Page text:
Then they returned to Jerusalem from the mount called Olivet, which is near Jerusalem, a Sabbath day’s journey. And when they had entered, they went up into the upper room where they were staying: Peter, James, John, and Andrew; Philip and Thomas; Bartholomew and Matthew; James the son of Alphaeus and Simon the Zealot; and Judas the son of James. These all continued with one accord in prayer and supplication, with the women and Mary the mother of Jesus, and with His brothers.
The soldiers had been without their captain for many days. They did not know where he was, and they knew that they could not move without first confirming his whereabouts and communicating with him. They waited and waited, and discouragement began to set in. Then, the captain appeared at the crest of a hill and began to make his way toward camp. The soldiers were excited, but the captain would not stay. He had been called to another place but was sending a replacement. The captain advised his soldiers to await this new leader for their instructions, which made them feel as if their work had stopped, so they sat as they waited. What they should have been doing was preparing while they waited.
Bartholomew spent time with Jesus and the other disciples while the Lord was fulfilling his ministry on Earth. He had grown close to his Lord and Savior just like the others, and he missed him dearly when He was gone. The appearance of Christ would have been a genuine answer to prayer, but the Lord would not stay long. He would leave them again but promised to send the Holy Spirit. He instructed Bartholomew and the others to go to Jerusalem, where they could have waited still and quiet for the Spirit to come. Instead, this disciple shared in words of prayer with his brothers and sisters in order to prepare for the arrival of the comforter. Their time of waiting was not wasted but put to good spiritual use.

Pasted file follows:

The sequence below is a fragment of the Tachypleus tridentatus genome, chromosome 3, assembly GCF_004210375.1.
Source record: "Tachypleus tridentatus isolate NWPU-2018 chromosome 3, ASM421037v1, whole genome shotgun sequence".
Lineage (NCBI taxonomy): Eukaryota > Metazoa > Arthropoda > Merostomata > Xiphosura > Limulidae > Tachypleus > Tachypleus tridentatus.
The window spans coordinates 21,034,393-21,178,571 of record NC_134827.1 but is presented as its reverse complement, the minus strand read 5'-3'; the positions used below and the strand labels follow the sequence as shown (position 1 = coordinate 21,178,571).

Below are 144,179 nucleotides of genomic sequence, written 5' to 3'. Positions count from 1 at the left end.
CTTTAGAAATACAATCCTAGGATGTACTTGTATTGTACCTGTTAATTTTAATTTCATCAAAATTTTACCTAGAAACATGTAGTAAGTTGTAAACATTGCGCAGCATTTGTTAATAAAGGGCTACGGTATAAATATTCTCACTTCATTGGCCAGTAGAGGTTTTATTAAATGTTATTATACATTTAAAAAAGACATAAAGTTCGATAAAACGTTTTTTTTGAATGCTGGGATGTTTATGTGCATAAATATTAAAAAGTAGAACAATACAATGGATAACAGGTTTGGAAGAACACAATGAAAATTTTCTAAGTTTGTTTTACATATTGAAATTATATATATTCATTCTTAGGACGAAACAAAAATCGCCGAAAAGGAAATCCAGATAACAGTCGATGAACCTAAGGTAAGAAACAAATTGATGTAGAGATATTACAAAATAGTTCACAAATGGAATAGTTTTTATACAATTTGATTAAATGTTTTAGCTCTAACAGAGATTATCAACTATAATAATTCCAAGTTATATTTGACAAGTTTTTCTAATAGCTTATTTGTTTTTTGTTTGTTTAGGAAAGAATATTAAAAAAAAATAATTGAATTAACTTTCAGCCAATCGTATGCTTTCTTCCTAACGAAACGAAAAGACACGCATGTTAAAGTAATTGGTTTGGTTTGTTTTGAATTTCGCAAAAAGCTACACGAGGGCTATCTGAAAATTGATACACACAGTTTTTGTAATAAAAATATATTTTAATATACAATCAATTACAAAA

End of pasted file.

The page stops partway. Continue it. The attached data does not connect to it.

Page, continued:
Bartholomew’s words matched those of his brethren. They agreed in prayer as they awaited their helper. This was a time of spiritual preparation, of drawing close to God, of keeping one another encouraged while they watched for the will of God to unfold. Historic record indicates that Bartholomew likely was beaten and scourged before being beheaded. In that time of waiting before knowing his fate, he surely had to be preparing spiritually for the will of God to manifest. Perhaps the practice of actively waiting with his brothers and sisters would have prepared him to do so alone in those last hours. Father, teach us to wait upon You not with idle hands and closed mouths but with active feet and many prayers.